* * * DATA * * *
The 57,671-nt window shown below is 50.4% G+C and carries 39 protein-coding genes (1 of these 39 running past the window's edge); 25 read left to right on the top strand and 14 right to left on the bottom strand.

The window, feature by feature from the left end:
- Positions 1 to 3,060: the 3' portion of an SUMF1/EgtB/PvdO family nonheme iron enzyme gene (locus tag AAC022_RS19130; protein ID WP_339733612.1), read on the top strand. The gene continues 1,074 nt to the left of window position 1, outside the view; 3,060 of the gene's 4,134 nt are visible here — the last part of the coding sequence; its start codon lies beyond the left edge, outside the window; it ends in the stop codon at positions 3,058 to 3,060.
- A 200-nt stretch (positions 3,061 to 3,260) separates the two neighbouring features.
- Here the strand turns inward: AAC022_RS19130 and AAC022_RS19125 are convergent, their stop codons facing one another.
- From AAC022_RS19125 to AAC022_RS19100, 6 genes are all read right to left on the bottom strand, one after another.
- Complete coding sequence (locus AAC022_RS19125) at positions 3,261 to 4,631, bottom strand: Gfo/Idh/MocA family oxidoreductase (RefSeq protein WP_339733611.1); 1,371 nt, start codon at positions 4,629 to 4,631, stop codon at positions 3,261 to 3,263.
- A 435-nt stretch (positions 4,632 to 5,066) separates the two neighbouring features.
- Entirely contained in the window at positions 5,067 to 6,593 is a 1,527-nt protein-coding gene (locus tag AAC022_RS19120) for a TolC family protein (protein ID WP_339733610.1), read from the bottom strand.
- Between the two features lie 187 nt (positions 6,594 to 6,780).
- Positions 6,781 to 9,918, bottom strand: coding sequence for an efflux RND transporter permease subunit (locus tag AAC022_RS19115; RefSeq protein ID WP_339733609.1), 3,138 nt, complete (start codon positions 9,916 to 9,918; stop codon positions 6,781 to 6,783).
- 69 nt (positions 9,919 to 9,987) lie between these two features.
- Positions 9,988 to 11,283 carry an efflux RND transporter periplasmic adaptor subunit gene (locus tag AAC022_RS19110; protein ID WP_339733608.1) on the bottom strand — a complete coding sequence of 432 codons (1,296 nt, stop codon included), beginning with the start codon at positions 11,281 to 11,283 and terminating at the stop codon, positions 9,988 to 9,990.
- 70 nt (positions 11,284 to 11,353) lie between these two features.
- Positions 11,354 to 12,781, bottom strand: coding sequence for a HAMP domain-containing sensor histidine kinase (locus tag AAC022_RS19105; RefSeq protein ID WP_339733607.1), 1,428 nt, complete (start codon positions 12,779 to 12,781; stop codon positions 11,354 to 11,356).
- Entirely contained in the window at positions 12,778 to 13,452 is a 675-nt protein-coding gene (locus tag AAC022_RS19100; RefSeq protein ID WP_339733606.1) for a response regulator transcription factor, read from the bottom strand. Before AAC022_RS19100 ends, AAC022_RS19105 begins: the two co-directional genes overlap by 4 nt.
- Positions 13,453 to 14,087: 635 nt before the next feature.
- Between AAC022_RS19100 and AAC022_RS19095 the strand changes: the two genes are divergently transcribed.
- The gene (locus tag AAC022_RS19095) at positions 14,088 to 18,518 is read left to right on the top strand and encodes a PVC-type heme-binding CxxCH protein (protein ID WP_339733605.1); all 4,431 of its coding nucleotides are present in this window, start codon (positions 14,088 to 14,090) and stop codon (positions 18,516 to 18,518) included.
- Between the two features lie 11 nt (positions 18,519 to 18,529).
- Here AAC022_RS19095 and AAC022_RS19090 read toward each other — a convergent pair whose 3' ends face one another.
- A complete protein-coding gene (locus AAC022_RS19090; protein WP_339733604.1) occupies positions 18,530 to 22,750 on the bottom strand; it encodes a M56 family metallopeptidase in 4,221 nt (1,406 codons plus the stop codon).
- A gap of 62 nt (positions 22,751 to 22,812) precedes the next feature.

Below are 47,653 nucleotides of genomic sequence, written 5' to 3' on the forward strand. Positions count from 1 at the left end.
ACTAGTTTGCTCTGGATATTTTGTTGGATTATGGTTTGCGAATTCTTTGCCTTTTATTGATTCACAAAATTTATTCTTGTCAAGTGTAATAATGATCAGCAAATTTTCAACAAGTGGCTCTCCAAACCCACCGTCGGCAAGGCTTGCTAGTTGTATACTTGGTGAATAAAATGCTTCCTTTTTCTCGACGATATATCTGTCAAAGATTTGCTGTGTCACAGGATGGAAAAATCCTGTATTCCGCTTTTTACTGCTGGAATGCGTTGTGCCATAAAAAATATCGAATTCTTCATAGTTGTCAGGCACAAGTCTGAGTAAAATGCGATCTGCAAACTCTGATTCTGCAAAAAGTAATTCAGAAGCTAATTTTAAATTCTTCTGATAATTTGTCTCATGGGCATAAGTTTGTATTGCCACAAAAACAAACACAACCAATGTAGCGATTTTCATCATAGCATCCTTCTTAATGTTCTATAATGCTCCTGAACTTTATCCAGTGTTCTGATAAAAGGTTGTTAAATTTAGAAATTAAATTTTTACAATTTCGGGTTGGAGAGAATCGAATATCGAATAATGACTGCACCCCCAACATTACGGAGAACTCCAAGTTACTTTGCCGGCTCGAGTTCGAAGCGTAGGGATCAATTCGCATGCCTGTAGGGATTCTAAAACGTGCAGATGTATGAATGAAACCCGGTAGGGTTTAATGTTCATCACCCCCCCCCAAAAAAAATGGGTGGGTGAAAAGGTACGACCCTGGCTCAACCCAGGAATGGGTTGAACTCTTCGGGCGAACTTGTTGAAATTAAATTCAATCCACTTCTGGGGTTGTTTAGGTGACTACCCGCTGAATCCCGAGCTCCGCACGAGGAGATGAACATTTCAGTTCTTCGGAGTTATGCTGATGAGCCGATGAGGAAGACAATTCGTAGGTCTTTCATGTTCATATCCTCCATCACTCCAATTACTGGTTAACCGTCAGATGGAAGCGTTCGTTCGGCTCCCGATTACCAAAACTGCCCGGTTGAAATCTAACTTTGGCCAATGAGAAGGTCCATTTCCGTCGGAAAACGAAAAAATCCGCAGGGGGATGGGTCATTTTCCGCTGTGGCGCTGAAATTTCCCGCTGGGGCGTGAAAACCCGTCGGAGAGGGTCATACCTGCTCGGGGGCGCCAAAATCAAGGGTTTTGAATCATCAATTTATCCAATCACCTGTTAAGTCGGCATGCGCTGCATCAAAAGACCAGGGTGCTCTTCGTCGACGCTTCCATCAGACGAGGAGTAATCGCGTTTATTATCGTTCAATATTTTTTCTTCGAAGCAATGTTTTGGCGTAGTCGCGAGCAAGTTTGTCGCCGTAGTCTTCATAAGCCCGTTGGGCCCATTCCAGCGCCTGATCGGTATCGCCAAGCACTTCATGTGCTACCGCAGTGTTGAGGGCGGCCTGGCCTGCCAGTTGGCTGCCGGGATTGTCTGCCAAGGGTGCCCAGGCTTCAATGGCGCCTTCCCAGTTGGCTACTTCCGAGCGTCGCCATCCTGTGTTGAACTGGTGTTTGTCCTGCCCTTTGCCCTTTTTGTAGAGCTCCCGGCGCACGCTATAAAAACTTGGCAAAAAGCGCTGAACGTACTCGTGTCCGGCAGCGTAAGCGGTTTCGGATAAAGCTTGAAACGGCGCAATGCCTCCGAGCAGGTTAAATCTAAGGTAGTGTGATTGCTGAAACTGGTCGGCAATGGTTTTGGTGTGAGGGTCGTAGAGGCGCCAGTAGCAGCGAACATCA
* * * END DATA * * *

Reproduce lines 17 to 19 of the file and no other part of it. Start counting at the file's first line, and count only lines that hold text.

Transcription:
- Positions 13,453 to 14,087: 635 nt before the next feature.
- Between AAC022_RS19100 and AAC022_RS19095 the strand changes: the two genes are divergently transcribed.
- The gene (locus tag AAC022_RS19095) at positions 14,088 to 18,518 is read left to right on the top strand and encodes a PVC-type heme-binding CxxCH protein (protein ID WP_339733605.1); all 4,431 of its coding nucleotides are present in this window, start codon (positions 14,088 to 14,090) and stop codon (positions 18,516 to 18,518) included.